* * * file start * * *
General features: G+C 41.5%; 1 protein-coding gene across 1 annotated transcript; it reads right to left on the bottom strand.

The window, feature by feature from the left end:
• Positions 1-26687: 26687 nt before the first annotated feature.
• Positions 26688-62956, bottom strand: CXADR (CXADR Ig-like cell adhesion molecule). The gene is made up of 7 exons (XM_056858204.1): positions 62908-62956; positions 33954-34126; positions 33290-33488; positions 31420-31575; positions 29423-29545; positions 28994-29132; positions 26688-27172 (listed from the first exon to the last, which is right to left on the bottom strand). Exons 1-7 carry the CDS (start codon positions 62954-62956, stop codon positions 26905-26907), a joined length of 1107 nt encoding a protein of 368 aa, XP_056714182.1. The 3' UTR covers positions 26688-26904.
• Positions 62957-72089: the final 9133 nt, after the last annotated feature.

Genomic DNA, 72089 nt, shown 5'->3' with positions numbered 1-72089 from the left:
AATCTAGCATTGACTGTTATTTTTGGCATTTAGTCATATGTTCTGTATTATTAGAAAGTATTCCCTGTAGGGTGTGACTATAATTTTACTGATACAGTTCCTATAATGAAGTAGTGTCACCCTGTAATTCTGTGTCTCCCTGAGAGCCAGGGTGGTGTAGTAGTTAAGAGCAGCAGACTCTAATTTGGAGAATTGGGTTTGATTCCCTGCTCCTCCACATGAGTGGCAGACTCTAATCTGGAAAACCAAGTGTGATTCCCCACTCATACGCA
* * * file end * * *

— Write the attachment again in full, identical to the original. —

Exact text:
General features: G+C 41.5%; 1 protein-coding gene across 1 annotated transcript; it reads right to left on the bottom strand.

The window, feature by feature from the left end:
• Positions 1-26687: 26687 nt before the first annotated feature.
• Positions 26688-62956, bottom strand: CXADR (CXADR Ig-like cell adhesion molecule). The gene is made up of 7 exons (XM_056858204.1): positions 62908-62956; positions 33954-34126; positions 33290-33488; positions 31420-31575; positions 29423-29545; positions 28994-29132; positions 26688-27172 (listed from the first exon to the last, which is right to left on the bottom strand). Exons 1-7 carry the CDS (start codon positions 62954-62956, stop codon positions 26905-26907), a joined length of 1107 nt encoding a protein of 368 aa, XP_056714182.1. The 3' UTR covers positions 26688-26904.
• Positions 62957-72089: the final 9133 nt, after the last annotated feature.

Genomic DNA, 72089 nt, shown 5'->3' with positions numbered 1-72089 from the left:
AATCTAGCATTGACTGTTATTTTTGGCATTTAGTCATATGTTCTGTATTATTAGAAAGTATTCCCTGTAGGGTGTGACTATAATTTTACTGATACAGTTCCTATAATGAAGTAGTGTCACCCTGTAATTCTGTGTCTCCCTGAGAGCCAGGGTGGTGTAGTAGTTAAGAGCAGCAGACTCTAATTTGGAGAATTGGGTTTGATTCCCTGCTCCTCCACATGAGTGGCAGACTCTAATCTGGAAAACCAAGTGTGATTCCCCACTCATACGCA